Therefore, a lot of immunomodulatory agents are rapidly going into clinical trials as well as already being used routinely in the clinic in an off-label manner.[9]  In our study, in the outpatient population affected by SARS-CoV2 infection, pidotimod appears as a valid option to reduce the duration of symptoms in patients, as an earlier defervescence of fever and it could prevent the cytokine cascade activation. Rebalancing the immune status with pidotimod may also have prevented the evolution of the infection in patients. We know about the limitation of this study, such as the small sample size with a not negligible type-II error and the lack of randomization.
This interesting but preliminary results represent the first available results of empiric treatment of inhouse SARS-Cov-2 patients.
In conclusion, in ambulatorial adult patients with SARS-Cov2 infection without pneumonia, pidotimod could be considered an option, well tolerated and associated with a rapid reduction of systemic symptoms of disease. However, further studies are needed to confirm these data.


  1. Wu C, Chen X, Cai Y, Xia J, Zhou X, et al. Risk Factors Associated With Acute Respiratory Distress Syndrome and Death in Patients With Coronavirus Disease 2019 Pneumonia in Wuhan, China. JAMA Intern Med. 2020 Mar 13. doi: 10.1001/jamainternmed.2020.0994. [Epub ahead of print] PMCid:PMC7070509
  2. Barone M, Ucciferri C, Cipollone G, Mucilli F. Recombinant Human Angiotensin-Converting Enzyme 2 and COVID-19 Acute Respiratory Distress Syndrome: A Theoretical or a Real Resource?. EJMO. 2020; 4(2): 139-140
  3. Xu Z, Shi L, Wang Y, Zhang J, Huang L, et al. Pathological findings of COVID-19 associated with acute respiratory distress syndrome. Lancet Respir Med. 2020 Apr;8(4):420-422. doi: 10.1016/S2213-2600(20)30076-X. Epub 2020 Feb 18.
  4. Puggioni F, Alves-Correia M, Mohamed MF, Stomeo N, Mager R, et al. Immunostimulants in respiratory diseases: focus on Pidotimod. Multidiscip Respir Med. 2019 Nov 4;14:31. doi: 10.1186/s40248-019-0195-2. eCollection 2019. PMid:31700623 PMCid:PMC6827234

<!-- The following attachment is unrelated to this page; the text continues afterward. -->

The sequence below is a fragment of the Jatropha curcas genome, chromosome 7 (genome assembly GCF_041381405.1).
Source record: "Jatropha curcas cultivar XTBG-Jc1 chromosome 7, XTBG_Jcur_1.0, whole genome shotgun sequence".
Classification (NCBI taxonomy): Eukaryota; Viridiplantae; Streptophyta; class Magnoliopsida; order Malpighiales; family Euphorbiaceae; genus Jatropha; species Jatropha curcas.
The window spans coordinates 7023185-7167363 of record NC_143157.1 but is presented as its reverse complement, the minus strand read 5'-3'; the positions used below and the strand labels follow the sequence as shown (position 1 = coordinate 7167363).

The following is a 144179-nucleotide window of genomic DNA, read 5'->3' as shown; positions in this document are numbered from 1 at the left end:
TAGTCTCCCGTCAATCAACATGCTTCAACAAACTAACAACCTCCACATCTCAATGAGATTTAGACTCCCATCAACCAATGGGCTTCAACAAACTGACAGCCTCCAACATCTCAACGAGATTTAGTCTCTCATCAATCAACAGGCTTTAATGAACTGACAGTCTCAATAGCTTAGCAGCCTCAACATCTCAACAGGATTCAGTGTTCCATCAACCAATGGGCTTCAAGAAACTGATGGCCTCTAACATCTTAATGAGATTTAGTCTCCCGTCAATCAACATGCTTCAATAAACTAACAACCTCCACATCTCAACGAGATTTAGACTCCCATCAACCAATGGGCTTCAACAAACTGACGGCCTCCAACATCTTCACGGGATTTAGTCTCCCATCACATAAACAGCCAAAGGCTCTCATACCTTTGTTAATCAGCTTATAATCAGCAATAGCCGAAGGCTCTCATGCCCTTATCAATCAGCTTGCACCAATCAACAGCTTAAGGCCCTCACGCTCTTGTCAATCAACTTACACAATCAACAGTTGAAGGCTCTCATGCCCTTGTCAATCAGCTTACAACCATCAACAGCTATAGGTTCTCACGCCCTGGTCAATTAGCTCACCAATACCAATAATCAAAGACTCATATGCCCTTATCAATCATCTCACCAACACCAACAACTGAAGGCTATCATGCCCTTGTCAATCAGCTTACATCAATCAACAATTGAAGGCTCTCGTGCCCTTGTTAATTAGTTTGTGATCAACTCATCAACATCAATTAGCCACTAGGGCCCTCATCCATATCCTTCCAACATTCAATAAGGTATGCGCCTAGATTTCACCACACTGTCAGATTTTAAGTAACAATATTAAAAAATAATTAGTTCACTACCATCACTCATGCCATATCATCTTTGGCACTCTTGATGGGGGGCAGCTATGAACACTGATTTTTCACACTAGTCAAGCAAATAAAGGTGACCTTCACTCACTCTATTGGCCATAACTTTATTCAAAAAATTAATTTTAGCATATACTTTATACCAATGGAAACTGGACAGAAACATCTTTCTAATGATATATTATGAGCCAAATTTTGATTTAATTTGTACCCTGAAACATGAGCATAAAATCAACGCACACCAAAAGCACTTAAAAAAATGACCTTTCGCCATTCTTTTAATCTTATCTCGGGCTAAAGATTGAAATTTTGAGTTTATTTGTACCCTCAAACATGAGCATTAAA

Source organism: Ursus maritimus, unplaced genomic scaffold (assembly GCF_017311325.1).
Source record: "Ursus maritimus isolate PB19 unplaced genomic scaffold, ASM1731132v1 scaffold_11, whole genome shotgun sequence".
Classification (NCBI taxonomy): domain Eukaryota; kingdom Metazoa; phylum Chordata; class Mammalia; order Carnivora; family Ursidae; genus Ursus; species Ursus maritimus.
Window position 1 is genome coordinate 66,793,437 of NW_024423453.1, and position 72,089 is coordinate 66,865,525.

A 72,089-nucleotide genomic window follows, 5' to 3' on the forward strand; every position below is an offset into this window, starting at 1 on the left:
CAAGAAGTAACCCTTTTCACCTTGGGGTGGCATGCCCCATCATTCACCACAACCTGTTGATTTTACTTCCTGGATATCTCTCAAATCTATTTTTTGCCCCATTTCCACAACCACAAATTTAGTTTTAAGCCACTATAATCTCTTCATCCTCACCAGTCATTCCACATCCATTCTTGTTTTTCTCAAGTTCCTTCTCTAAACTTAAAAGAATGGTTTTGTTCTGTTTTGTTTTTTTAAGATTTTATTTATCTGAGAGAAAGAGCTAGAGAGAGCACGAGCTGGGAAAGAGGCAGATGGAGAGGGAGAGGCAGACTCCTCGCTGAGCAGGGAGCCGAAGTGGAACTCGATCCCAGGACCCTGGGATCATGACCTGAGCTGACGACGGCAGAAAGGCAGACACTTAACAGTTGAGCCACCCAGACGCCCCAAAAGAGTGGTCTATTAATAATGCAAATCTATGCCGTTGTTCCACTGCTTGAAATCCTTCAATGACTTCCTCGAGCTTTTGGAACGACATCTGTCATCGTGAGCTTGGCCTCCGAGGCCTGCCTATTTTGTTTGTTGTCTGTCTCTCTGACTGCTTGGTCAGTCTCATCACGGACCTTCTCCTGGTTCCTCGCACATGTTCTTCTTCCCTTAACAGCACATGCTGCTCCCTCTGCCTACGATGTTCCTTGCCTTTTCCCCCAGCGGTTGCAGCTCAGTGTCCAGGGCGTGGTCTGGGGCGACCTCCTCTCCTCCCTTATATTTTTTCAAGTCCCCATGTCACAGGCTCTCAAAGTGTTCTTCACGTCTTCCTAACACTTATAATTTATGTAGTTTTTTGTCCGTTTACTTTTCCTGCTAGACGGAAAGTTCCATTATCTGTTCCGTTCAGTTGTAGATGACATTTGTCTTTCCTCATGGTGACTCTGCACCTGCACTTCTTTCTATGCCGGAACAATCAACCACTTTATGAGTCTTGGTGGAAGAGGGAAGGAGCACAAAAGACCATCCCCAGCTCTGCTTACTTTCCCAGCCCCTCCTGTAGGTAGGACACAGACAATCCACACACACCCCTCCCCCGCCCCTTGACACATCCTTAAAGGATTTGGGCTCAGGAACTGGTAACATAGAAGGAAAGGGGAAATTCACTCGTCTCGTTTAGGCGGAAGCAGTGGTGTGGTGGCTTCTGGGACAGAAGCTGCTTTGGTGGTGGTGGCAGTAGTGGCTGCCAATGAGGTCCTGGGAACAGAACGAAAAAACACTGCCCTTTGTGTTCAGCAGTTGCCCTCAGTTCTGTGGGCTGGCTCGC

5. Borghi, MO, Fain, C, Barcellini, W, Del Papa, N, La Rosa, L, Nicoletti, F, Uslenghi, C, Meroni, PL. Ex vivo effect of pidotimod on peripheral blood mononuclear cell immune functions: Study of an elderly population. Int J Immunotherapy 1994; 10: 35-9
  6. Carta S, Silvestri M, Rossi GA. Modulation of airway epithelial cell functions by Pidotimod: NF-kB cytoplasmatic expression and its nuclear translocation are associated with an increased TLR-2 expression. Ital J Pediatr. 2013; 39:29 PMid:23663325 PMCid:PMC3733658
  7. Welliver, R. Charles, Roberto P Garofalo and Pearay L. Ogra. Beta-chemokines, but neither T helper type 1 nor T helper type 2 cytokines, correlate with severity of illness during respiratory syncytial virus infection. The Pediatric infectious disease journal.2002; 21(5): 457-61 . PMid:12150192
  8. Mehta P, McAuley DF, Brown M, Sanchez E, Tattersall RS, Manson JJ; HLH Across Speciality Collaboration, U.K. COVID-19: consider cytokine storm syndromes and immunosuppression. Lancet. 2020 Mar 28;395(10229):1033-1034. doi: 10.1016/S0140-6736(20)30628-0. Epub 2020 Mar 16.
  9. Ucciferri C, Auricchio A, Di Nicola M, Potere N, Abbate A, Cipollone F, Vecchiet J, Falasca K. Canakinumab in a subgroup of patients with COVID-19. The Lancet Rheumatology 2020 epub